“It’s perfect, I’ll take it.”


The bathtub, bright and porcelain, sat crooked on the porch.


“It’s great for the summer time, there’s a shower right over there, if your into bathing outside in the buff.” The old man pointed to a rusty pipe that shot skyward from the overgrown weeds with a shower head on it.


The cabin sat on 80 acres, which was mostly swamp and combative understory growth—so thick only the songbirds would fly in and out of its protective cover.


The creaky floorboards hovered three feet above red clay on a deteriorating foundation. Loosely stacked bricks filled the voids.  Magazines were shoved into the widows panes where glass was absent, cardboard where the entire window was absent.


I bought an old oak desk from the antique shop down the road, I haggled the owner to include a copper tea kettle. The cabin had a fireplace in every room, a fact I would immediately tell people to increase the appeal of my little shack in the woods.


Why I decided to live there might have made as much sense as the dismal hope that a “place out in the woods” might be just what I needed. Desperately clinging to the fantasy that writers who live in cabins in the middle of the woods, miles away from people, scribble poetic prose—I moved in.


I put the desk in the corner, chopped firewood in the mornings, and brewed coffee—lots of coffee. Proud of the little writers retreat, the only things missing was the romantic prose and thoughtful writing sessions this sanctuary was supposed to encourage.


My imagination kept me up all night as the bones of this cabin settled; creatures skittered across the wood floors, something was gnawing the roof beams, or was it the door frame? In the morning I found toilet paper shreds on the floor in the bathroom and discovered a neat little pile in the corner of my pantry. I bought a few mousetraps my next trip into town.


I baited them with a smudge of peanut butter and placed them precariously around my house. My dog helped herself to the first few, peanut butter, her favorite.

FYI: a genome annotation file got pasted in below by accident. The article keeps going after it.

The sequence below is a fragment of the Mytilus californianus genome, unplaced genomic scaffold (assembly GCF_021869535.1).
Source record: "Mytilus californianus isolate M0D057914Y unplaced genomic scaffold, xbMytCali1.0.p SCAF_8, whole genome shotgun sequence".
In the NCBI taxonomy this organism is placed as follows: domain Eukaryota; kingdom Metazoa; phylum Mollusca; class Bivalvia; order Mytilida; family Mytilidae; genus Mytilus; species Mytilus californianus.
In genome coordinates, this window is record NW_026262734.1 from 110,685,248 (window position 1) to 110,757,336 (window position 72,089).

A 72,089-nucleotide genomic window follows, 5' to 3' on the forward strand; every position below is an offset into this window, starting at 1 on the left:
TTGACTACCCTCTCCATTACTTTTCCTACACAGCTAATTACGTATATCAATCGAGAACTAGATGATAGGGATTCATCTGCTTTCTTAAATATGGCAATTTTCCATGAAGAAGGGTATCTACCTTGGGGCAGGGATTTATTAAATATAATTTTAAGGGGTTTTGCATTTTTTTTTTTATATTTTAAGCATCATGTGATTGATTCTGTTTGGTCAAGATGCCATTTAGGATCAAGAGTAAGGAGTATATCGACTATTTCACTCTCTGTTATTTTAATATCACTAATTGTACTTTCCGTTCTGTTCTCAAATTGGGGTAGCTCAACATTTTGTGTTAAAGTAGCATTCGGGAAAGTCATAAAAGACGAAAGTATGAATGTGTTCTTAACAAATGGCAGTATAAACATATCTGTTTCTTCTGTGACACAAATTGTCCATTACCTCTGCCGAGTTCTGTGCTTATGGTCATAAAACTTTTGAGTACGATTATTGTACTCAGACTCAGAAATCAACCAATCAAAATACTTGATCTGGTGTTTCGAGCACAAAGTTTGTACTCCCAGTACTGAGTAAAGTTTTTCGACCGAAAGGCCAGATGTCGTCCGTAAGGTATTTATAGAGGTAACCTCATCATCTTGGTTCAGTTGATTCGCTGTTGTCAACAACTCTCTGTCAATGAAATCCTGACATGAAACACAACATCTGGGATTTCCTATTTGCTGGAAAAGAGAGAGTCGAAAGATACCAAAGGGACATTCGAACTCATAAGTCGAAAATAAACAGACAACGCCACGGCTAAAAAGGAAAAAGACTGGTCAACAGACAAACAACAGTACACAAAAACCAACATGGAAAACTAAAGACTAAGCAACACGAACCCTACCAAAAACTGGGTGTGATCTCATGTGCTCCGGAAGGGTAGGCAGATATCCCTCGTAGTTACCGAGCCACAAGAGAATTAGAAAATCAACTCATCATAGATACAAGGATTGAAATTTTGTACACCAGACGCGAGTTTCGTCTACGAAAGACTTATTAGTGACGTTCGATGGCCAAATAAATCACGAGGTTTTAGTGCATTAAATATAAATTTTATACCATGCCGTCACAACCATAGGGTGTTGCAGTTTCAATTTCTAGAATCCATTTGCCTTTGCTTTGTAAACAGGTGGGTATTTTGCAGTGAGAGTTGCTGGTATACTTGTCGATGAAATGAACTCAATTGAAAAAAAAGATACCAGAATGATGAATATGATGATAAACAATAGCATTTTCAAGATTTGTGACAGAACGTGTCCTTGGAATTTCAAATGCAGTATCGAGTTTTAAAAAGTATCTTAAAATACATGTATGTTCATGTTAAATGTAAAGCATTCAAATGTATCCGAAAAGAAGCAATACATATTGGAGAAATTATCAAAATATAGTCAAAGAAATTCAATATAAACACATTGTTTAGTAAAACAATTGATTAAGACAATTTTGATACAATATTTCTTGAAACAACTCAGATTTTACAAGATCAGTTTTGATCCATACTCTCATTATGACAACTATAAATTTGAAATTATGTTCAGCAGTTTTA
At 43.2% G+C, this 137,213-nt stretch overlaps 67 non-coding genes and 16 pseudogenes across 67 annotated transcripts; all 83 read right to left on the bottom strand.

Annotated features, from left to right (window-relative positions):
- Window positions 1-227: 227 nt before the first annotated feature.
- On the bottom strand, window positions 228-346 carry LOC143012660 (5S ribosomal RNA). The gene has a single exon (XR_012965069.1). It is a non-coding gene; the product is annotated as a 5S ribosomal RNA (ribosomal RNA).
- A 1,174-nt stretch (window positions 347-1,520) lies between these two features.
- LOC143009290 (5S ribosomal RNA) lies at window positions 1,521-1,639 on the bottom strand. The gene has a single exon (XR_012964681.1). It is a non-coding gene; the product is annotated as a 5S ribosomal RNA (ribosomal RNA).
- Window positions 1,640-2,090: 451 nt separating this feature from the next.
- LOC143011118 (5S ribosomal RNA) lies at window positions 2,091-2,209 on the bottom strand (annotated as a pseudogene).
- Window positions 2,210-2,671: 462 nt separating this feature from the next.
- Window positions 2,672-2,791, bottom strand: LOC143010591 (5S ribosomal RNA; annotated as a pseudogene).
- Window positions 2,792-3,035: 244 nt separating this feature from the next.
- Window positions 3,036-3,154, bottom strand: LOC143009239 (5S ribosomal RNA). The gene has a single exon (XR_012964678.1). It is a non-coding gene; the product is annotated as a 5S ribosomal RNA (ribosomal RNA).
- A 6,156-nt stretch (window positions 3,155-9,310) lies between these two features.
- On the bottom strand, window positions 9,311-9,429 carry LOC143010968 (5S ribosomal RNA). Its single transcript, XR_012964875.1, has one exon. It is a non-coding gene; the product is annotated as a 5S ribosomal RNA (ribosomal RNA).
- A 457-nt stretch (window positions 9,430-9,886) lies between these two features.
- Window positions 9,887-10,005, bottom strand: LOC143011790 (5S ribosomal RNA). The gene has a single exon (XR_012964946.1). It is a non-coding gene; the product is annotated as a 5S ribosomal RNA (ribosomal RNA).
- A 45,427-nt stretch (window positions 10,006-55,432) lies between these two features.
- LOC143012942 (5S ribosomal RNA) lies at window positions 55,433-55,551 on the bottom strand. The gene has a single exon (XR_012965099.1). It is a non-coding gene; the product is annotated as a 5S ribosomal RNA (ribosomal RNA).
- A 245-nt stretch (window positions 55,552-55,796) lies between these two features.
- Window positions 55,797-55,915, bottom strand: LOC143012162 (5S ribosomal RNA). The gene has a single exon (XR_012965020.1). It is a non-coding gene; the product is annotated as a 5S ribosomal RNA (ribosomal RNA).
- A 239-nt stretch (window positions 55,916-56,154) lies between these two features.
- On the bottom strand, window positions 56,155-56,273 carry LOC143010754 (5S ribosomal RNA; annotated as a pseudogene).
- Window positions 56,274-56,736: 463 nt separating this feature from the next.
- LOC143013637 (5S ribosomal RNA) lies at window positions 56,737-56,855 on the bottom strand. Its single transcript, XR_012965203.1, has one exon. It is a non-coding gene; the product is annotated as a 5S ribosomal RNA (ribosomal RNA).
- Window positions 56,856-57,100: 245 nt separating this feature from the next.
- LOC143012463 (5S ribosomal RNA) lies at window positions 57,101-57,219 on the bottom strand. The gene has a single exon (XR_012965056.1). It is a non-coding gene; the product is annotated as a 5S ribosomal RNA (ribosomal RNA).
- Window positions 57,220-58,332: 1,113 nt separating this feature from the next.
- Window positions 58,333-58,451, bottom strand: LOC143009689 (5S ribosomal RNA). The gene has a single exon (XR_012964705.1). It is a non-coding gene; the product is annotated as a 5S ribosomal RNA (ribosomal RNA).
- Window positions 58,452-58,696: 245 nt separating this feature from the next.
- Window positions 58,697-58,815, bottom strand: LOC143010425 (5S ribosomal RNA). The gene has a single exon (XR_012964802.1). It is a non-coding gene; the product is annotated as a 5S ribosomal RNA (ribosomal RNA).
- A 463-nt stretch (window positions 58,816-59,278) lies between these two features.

Later that night I awoke to the snap of my  traps. I jumped out of bed, padding across across the cold wood floor in my bare feet to an empty mousetrap, licked clean. That morning, after more coffee, I set more traps. I opened up the cabinet in the kitchen and saw an entire box of Emergen-C packets complete gone. Vanished. Fortunately, I wasn’t sick, but their audacity left me perturbed, they didn’t even leave me one. All that was left was the box and a few nibbles on the cardboard. The mice were making themselves comfortable.


I drank more coffee, wrote in my journal, just waiting for the ripe opportunity to start my next best piece of work. You can’t do that with mice running around I told myself.


Later that night more traps went off and I ran out of bed anxious to shout in triumphant glory over the dead mouse in the trap, but it was empty—all of them were.


The next morning as I was making coffee I noticed the laces on my leather boots were eaten. Little pieces were scattered all over the floor. I followed the trail and I noticed one of my wool slippers on the complete opposite side of the room where I had left it.


Weeks passed, meanwhile the mice were taking over my cabin. Not in the cute Disneyesque sense of little mice making themselves comfortable. My favorite $6 pens I wrote in my journal with, because I told myself good journaling starts with good pens, all 5 of them—were gone. Hatred I’ve only reserved for olives began to grow inside of me. These mice had crossed the line.


The next day my leather watchband disappeared, I found a roll of 35mm film in the fire place, and they chewed through the cord to my space heater.


These mice had a weird and mysterious obsession with my things. Things mice don’t normally eat, use, or even collect. One of them chewed an entire scented candle on my couch at night, stashing bits of evergreen scented wax in the creases and folds of the blankets. Another one, his brother I suspected, dropped my shaving brush in the toilet, right after he dragged my toothpaste into the kitchen.


They had gone too far. What at first was a mild sense of invasion by a few cute mice had just grown to an apocalyptic crusade to eliminate them from my cabin. I had to write my novel and get famous, besides, rent was due soon.


Before bed that night I taped a flashlight to my pellet gun and leaned it up against my bedside table. I laid in bed, staring at the ceiling with visions of victory and dead mice. The second I heard little feet scamper across my floor I jumped out of bed, flashed my light into the room and screamed. That was no mouse.


That was a rat.


It was the size of a half eaten baguette, with his friend, right behind him. Their long hairless tails slinked behind them as they scurried into the next room seeking cover as I stood in the room, confused, disgusted, violated, scared, cold. Sleep never came that night. I laid awake thinking about what I was up against; this was no longer a few mice. These were rats.


“Dude I’ve head of them attacking people!” My brother shouted over the phone, he wasn’t helping.